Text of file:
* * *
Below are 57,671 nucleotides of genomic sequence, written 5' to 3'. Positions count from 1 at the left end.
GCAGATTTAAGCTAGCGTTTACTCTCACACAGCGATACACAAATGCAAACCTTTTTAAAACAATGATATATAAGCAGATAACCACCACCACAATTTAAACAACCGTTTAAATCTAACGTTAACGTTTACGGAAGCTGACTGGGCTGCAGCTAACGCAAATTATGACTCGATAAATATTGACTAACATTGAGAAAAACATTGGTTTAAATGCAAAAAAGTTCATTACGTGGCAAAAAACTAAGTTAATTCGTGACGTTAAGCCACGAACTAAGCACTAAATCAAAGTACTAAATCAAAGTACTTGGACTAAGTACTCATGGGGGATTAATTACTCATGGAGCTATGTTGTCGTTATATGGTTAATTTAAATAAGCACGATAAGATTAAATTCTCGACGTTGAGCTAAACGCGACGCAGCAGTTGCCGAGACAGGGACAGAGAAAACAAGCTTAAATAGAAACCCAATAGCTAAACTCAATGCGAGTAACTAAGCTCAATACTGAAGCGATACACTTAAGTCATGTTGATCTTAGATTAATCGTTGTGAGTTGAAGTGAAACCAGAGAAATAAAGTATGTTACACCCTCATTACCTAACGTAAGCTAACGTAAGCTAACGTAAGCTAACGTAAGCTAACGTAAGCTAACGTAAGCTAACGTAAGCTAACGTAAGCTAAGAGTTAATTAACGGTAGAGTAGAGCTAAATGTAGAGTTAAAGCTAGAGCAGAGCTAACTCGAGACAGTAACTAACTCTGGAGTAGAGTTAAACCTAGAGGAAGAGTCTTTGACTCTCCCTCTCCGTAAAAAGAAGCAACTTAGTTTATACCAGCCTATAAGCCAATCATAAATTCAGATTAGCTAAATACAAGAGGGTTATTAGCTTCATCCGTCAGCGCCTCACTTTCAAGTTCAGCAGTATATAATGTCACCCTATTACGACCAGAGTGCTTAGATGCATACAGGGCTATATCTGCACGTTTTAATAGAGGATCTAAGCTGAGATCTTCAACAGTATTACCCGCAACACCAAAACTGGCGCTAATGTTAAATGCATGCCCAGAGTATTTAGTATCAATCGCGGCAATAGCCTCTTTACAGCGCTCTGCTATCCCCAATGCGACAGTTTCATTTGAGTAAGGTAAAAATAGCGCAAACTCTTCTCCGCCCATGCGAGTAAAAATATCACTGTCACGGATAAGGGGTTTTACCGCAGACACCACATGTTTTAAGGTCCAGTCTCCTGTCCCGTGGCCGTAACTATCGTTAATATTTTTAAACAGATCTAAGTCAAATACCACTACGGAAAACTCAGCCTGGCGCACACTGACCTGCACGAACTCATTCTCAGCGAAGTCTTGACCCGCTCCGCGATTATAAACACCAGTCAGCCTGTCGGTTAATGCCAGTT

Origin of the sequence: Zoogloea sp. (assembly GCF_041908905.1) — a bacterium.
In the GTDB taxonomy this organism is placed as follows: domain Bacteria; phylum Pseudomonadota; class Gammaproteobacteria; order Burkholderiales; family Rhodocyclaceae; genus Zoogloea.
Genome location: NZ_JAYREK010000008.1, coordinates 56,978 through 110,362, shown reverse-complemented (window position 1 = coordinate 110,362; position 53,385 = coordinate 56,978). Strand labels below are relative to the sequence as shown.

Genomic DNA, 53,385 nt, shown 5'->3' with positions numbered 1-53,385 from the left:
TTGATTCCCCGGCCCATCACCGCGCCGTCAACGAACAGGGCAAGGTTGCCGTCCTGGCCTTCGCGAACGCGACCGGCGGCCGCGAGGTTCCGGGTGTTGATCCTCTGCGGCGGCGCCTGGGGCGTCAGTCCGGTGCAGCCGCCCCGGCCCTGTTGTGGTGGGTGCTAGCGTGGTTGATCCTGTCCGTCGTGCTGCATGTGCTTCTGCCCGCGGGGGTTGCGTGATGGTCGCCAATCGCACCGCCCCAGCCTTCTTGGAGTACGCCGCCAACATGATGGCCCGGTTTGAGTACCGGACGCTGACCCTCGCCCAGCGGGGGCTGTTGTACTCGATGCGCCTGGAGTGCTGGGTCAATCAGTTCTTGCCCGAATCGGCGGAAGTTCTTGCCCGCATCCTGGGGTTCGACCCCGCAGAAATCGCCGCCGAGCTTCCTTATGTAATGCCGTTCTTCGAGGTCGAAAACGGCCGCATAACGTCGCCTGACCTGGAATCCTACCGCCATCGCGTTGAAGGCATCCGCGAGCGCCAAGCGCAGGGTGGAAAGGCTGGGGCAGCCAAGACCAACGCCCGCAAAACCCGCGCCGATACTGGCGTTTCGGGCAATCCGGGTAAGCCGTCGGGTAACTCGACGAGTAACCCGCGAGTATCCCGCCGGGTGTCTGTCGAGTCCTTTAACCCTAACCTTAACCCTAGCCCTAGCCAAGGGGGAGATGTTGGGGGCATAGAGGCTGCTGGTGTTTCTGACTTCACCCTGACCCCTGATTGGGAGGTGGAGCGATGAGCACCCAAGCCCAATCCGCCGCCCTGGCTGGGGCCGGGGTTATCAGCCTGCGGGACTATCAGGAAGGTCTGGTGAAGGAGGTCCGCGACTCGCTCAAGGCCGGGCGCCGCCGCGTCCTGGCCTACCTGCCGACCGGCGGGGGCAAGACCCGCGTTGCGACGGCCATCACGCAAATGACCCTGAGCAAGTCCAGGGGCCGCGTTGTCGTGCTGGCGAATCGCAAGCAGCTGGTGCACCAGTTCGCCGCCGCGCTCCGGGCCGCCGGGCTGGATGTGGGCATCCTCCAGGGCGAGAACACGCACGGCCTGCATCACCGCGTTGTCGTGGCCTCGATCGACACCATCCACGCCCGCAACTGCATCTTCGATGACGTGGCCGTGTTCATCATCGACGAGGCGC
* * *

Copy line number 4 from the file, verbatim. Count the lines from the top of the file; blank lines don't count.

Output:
In the GTDB taxonomy this organism is placed as follows: domain Bacteria; phylum Pseudomonadota; class Gammaproteobacteria; order Burkholderiales; family Rhodocyclaceae; genus Zoogloea.